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Dealing with endings, attachments (to people and objects) and moving on…

Endings can come in many forms, but one thing is for sure; we will all have to deal with them. Some are harder than others. It starts with leaving a 24 hour home life to go to school, then leaving school year later and a whole host of other endings…

  • The severing of friends and family relationships
  • Finishing something that has been regular like gym workouts, a hobby, a college course…
  • End of personal relationships – being dumped, dumping the other person, falling out…
  • Friends and family moving away or to another country
  • Moving home
  • Leaving jobs
  • And ‘Death of a significant other’…

Sometimes we make the choices ourselves, other times someone else or circumstances make the changes for us. All endings can be hard, but especially if they are out of our control and a shock.

We get attached to people and places, and may miss them or feel angry about the change.

We can also get attached to inanimate objects, which we are sad about if we lose them or have them taken from us. Theft can create a huge loss in our hearts, especially if it’s something personal to us or that is something that belonged to a significant other.

So how do we deal with loss and attachment?

Everyone is different, but these are some useful ways…

  1. It can be very useful to write your feelings down; to explore your loss and how you are feeling.
  2. Write letters you will never, send. Addressed to the person in question, you can say all the things you wanted to say to them, whether it’s nice things or not so nice things that you need to process. You can let go of dislike, or let go of grief.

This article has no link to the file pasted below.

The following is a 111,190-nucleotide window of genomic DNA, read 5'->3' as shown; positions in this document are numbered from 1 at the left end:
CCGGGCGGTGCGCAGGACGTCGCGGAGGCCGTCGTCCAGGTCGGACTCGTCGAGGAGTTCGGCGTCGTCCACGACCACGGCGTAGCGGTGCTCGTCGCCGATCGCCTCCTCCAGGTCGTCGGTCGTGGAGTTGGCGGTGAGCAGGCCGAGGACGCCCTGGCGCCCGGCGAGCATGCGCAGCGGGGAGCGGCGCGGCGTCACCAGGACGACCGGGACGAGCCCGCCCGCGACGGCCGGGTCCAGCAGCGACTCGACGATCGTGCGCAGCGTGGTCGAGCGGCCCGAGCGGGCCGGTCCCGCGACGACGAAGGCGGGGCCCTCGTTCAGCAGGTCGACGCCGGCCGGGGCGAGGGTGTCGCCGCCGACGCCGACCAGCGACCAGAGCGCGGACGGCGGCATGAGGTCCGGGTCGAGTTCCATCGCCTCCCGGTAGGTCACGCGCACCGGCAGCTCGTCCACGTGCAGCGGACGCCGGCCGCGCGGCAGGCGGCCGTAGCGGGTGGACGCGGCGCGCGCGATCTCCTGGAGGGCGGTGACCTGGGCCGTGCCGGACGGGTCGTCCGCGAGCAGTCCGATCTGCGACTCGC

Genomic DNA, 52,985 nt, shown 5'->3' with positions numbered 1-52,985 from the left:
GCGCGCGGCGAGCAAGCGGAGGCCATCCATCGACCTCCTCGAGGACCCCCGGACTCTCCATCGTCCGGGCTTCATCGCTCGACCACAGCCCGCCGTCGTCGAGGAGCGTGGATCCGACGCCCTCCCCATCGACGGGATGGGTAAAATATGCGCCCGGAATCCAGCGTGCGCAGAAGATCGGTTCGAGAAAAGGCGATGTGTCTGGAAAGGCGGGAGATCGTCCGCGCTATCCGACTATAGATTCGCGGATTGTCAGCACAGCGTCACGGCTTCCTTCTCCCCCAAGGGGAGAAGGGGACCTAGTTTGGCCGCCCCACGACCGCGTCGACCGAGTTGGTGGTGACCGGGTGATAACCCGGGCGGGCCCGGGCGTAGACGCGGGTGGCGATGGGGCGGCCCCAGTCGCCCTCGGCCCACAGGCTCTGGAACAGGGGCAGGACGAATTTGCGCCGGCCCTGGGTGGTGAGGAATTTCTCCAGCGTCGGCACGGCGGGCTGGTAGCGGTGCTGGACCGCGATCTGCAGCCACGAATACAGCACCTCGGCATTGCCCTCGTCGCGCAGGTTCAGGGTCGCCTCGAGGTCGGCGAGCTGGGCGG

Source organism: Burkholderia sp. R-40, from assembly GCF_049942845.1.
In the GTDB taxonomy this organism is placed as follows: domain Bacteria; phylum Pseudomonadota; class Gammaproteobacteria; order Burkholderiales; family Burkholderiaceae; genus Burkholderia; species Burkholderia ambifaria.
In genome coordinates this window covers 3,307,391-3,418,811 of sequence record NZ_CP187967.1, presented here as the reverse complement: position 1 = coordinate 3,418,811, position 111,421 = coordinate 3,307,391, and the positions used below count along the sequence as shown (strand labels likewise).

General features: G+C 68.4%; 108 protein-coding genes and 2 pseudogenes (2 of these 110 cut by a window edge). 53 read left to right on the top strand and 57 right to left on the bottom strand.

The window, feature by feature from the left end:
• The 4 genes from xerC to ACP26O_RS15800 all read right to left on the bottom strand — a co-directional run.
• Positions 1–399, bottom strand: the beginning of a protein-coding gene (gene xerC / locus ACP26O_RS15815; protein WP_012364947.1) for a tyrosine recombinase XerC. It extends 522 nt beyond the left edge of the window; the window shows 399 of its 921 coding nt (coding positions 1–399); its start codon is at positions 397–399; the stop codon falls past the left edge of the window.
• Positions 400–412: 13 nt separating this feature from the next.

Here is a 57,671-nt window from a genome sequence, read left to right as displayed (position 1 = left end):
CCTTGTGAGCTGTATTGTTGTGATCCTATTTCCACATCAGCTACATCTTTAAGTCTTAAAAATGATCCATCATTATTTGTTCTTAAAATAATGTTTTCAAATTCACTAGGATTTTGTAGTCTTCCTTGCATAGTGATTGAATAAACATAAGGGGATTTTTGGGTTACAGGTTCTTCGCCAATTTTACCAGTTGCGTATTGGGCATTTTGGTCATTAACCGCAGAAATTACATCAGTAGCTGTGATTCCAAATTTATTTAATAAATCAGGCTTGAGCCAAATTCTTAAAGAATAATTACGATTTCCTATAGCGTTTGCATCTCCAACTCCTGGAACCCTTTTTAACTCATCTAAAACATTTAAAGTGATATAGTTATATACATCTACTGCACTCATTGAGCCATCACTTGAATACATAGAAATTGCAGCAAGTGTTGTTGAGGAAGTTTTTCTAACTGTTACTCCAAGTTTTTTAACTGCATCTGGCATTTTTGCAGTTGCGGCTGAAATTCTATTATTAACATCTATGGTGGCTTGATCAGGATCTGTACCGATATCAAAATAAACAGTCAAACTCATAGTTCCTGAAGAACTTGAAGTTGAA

3. When it comes to something you have been doing regularly, like therapy or college, replacing the time slot with something else that’s pleasant can be useful in the beginning or ongoing. This might be catching up with friends or family, going for a walk or coffee, or doing some gardening. I don’t feel everything should or needs to be replaced, but it can help for a few weeks in the interim.
  4. Make some new plans on what to do next. This keeps us interested and motivated to move on and make the most of the change.
  5. Therapy can help you deal with the loss; counselling, psychotherapy or CBT in particular.
  6. Help yourself in any way you can, to get through – be it eating, exercise or being mindful.
  7. Mindfulness really helps – by giving myself time to just ‘be in the moment’ you can enjoy what you have got and how you feel, rather than thinking about the past or what you have lost. You can use your senses to do this, be it smell, taste, sound, feel or sight. My favourite is taste, eating my favourite things or things that remind me of someone I love. I also love sound – sitting and just listening… to birdsong, chit chat, laughing; whatever is around me at the time.
  8. Very important is to acknowledge the loss and attachment and to allow yourself time to get over it. You can just try to forget about it, or try to rush it through, but processing needs to be done at some time and I feel it is best not to try too hard to push it all away. The time it will take to overcome the loss/attachment will depend on the significance and emotions surrounding the loss and attachment. I allow myself as long as I need; using self-respect and self-care.
  9. When I lost my Late Great Auntie’s ring (it fell off my finger as it was a little too big), I was devastated. Over time, I had to tell myself that I have so much more of hers still left – most importantly my memories of being with her. Those are the most precious.
  10. Indulge in hobbies and learning new things.

 

Loss and attachment are two of many things we experience in life whether we like it or not, and like so many other things that affect our emotions and actions, we just have to find ways to get through loss.

Take care,

Sandra Dean

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